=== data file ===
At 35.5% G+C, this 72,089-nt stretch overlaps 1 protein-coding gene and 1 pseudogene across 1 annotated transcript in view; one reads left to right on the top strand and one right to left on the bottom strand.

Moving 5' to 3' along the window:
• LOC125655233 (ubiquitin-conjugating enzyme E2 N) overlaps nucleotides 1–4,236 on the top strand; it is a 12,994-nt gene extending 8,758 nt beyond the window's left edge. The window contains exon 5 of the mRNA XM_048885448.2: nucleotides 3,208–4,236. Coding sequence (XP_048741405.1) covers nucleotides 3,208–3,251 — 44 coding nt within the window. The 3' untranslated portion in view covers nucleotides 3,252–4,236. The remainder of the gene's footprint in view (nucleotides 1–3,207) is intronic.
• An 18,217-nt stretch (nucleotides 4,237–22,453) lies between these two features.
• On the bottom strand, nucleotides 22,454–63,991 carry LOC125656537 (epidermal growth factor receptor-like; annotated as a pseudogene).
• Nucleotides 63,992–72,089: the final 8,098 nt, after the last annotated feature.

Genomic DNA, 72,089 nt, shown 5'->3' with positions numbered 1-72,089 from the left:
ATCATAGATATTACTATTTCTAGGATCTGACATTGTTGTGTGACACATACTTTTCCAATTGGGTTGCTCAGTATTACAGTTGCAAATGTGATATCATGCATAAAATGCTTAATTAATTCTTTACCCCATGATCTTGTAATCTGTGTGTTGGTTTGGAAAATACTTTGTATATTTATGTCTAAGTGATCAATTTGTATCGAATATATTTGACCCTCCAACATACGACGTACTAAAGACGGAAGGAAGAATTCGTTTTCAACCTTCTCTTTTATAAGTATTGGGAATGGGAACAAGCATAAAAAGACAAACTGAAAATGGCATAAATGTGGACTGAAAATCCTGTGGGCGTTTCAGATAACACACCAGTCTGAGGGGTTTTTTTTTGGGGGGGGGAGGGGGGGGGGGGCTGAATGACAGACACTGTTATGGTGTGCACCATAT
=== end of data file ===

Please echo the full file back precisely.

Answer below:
At 35.5% G+C, this 72,089-nt stretch overlaps 1 protein-coding gene and 1 pseudogene across 1 annotated transcript in view; one reads left to right on the top strand and one right to left on the bottom strand.

Moving 5' to 3' along the window:
• LOC125655233 (ubiquitin-conjugating enzyme E2 N) overlaps nucleotides 1–4,236 on the top strand; it is a 12,994-nt gene extending 8,758 nt beyond the window's left edge. The window contains exon 5 of the mRNA XM_048885448.2: nucleotides 3,208–4,236. Coding sequence (XP_048741405.1) covers nucleotides 3,208–3,251 — 44 coding nt within the window. The 3' untranslated portion in view covers nucleotides 3,252–4,236. The remainder of the gene's footprint in view (nucleotides 1–3,207) is intronic.
• An 18,217-nt stretch (nucleotides 4,237–22,453) lies between these two features.
• On the bottom strand, nucleotides 22,454–63,991 carry LOC125656537 (epidermal growth factor receptor-like; annotated as a pseudogene).
• Nucleotides 63,992–72,089: the final 8,098 nt, after the last annotated feature.

Genomic DNA, 72,089 nt, shown 5'->3' with positions numbered 1-72,089 from the left:
ATCATAGATATTACTATTTCTAGGATCTGACATTGTTGTGTGACACATACTTTTCCAATTGGGTTGCTCAGTATTACAGTTGCAAATGTGATATCATGCATAAAATGCTTAATTAATTCTTTACCCCATGATCTTGTAATCTGTGTGTTGGTTTGGAAAATACTTTGTATATTTATGTCTAAGTGATCAATTTGTATCGAATATATTTGACCCTCCAACATACGACGTACTAAAGACGGAAGGAAGAATTCGTTTTCAACCTTCTCTTTTATAAGTATTGGGAATGGGAACAAGCATAAAAAGACAAACTGAAAATGGCATAAATGTGGACTGAAAATCCTGTGGGCGTTTCAGATAACACACCAGTCTGAGGGGTTTTTTTTTGGGGGGGGGAGGGGGGGGGGGGCTGAATGACAGACACTGTTATGGTGTGCACCATAT